Bladder Cancer Linked to Compounds in Processed Meat
Research provides modest support for higher risk of cancer with nitrite, nitrate intake
MONDAY, Aug. 2 (HealthDay News) -- A diet high in certain compounds found in processed meats could put people at a slightly elevated risk for developing bladder cancer, according to research published online Aug. 2 in Cancer.
Leah M. Ferrucci, Ph.D., of the U.S. Department of Health and Human Services in Rockville, Md., and colleagues estimated dietary intake of nitrate and nitrite from processed meat as well as heterocyclic amines and polycyclic aromatic hydrocarbons from cooked meat in 300,933 men and women, 854 of whom developed bladder cancer over seven years.
The researchers found no association between bladder cancer and consumption of all processed meats, but some association between bladder cancer and processed red meats and red meat cold cuts. Those with the highest amount of total dietary nitrite and the highest levels of nitrate plus nitrite from processed meat had a 28 to 29 percent higher risk of developing bladder cancer than those with the lowest levels of nitrite and nitrate.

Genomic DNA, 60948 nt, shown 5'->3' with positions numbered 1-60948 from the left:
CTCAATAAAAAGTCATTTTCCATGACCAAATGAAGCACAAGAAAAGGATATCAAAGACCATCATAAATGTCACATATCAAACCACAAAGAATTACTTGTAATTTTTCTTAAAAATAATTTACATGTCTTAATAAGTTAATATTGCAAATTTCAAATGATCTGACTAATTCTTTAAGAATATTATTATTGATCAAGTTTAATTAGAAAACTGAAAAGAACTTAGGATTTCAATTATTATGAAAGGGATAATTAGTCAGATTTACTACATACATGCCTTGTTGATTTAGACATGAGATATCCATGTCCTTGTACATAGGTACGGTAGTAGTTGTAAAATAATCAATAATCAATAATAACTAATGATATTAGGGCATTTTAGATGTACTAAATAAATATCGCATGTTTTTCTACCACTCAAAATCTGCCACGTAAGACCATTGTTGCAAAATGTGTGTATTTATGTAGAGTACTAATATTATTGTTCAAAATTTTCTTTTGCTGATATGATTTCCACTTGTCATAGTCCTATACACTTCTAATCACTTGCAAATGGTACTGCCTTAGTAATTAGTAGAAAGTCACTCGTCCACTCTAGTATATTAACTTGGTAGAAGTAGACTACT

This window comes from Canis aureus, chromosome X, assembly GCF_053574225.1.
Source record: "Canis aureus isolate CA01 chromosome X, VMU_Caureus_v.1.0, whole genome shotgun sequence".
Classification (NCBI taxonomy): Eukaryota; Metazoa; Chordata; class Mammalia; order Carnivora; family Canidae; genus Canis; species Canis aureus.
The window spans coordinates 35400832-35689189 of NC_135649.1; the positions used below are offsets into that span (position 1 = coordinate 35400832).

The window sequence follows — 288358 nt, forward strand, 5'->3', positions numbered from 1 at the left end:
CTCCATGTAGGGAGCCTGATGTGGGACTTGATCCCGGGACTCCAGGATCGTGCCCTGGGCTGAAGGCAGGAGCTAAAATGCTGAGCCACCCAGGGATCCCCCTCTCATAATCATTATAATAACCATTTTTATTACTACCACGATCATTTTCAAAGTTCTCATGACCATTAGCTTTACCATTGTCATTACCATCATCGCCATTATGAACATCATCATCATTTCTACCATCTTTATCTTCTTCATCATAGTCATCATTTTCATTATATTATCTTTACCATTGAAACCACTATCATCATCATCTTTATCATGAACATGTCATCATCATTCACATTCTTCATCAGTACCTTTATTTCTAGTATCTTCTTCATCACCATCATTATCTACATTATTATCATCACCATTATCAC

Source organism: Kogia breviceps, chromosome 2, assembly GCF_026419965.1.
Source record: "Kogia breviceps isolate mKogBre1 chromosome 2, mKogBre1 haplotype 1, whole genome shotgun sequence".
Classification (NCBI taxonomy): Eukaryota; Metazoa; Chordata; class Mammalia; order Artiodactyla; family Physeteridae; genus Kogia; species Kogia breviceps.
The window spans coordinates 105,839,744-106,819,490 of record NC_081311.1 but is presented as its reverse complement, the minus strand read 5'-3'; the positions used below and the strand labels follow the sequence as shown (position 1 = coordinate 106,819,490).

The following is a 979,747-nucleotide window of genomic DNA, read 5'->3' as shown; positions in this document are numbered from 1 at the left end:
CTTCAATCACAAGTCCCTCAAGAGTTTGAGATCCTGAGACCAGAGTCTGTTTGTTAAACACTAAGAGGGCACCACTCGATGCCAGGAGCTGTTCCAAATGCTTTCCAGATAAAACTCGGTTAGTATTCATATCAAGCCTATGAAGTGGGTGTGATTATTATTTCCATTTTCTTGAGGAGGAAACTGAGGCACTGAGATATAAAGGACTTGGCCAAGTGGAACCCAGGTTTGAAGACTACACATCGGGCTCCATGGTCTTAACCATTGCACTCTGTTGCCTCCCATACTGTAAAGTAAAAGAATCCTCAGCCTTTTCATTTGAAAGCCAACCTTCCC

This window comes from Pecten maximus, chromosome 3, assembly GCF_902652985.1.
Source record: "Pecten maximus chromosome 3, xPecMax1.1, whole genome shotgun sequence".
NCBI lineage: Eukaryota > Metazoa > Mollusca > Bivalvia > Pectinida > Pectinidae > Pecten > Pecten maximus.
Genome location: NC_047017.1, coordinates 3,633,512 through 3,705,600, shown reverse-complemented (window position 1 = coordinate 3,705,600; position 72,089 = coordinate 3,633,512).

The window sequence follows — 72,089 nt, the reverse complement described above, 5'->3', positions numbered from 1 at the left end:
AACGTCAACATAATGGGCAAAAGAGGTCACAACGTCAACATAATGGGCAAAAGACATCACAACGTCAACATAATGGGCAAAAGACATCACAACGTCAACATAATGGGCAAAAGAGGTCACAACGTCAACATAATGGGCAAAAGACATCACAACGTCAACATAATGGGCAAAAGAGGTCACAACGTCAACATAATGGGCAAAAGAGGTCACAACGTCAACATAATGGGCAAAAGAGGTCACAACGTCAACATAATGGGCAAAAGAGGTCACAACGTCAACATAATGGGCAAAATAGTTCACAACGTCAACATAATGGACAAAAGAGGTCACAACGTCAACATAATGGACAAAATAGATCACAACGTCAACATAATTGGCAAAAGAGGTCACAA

"These findings provided modest support for an increased risk of bladder cancer with total dietary nitrite and nitrate plus nitrite from processed meat. Results also suggested a positive association between red meat and 2-amino-1-methyl-6-phenylimidazo-[4,5-b]pyridine and bladder carcinogenesis," the authors write.